FP TrendingSep 23, 2021 13:17:33 IST
Rocket Lab announced that it signed a dedicated launch contract with Astroscale Japan, a subsidiary of Astroscale, for orbital debris removal.
An American company, Rocket Lab is a leader in space systems and launch services. Astroscale works on satellite servicing and long-term orbital sustainability.
Rocket Lab’s Electron rocket will launch the Active Debris Removal by Astroscale-Japan satellite (ADRAS-J) from its Launch Complex 1 in 2023. The satellite has been chosen by the Japan Aerospace Exploration Agency (JAXA) for the first phase of the agency’s Commercial Removal of Debris Demonstration Project (CRD2).
Rocket Lab founder and Chief Executive Officer (CEO) Peter Beck said that the ability to remove space debris from orbit is likely to play a big role in creating a sustainable environment for the future. He added that the task is a complex one, which requires “absolute precision when it comes to orbital deployment. Electron’s Kick Stage has demonstrated this precision across 18 missions, providing in-space transportation to place our customers’ satellites exactly where they need to go”.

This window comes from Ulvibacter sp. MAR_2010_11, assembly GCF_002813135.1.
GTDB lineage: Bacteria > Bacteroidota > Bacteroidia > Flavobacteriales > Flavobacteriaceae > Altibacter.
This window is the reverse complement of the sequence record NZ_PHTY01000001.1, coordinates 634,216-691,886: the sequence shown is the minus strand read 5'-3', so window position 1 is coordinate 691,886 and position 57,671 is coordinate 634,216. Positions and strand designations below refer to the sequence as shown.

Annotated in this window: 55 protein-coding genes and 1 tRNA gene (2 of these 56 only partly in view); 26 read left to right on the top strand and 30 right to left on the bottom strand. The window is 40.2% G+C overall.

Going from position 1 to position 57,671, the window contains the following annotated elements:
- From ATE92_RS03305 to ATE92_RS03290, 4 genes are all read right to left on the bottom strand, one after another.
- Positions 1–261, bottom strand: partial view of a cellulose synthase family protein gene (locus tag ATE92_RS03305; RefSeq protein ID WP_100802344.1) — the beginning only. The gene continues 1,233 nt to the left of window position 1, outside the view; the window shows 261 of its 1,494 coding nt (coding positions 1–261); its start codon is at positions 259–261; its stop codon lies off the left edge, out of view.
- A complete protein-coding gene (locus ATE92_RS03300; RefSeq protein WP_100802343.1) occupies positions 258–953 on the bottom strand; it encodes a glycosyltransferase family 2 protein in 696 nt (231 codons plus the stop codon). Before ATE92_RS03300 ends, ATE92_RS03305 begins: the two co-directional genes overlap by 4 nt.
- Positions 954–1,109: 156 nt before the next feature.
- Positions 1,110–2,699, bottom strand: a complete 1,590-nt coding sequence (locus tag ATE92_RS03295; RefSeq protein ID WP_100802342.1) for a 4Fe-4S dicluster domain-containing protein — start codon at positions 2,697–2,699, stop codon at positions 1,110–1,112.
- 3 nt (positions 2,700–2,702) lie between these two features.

After Electron’s Kick Stage deploys it to a precise orbit, the ADRAS-J satellite will rendezvous with a piece of orbital debris. It aims to demonstrate proximity operations, while obtaining pictures of the debris, an abandoned upper stage rocket body. The ADRAS-J will also deliver observational data to gain better knowledge of the debris environment.
The second phase of the mission aims to show the de-orbit of the debris.
Nobu Okada, Founder and CEO of Astroscale said that commercially viable and reliable vehicles like the Electron rocket will allow the company to advance its on-orbit services, which are crucial to the growth of the space economy and infrastructure.
Last month, Astroscale had previously successfully demonstrated the removal of space debris through its End-of-Life Services by Astroscale-demonstration (ELSA-d) mission. The ELSA-d was successful in using a magnetic system for capturing and releasing a client spacecraft.
The unused man-made junk revolving in the Earth’s orbit, also known as space debris, poses a risk of collision with other satellites.
Astroscale is just one of the several companies working on the removal of this debris. The European Space Agency (ESA) got into a 86 million Euro contract with Swiss start-up ClearSpace SA in 2020 to bring back a large piece of orbital trash to the planet. The Clearspace-1 is scheduled to launch in 2025 to bring back the Vespa (Vega Secondary Payload Adapter), which itself was used to capture and release a satellite in 2013.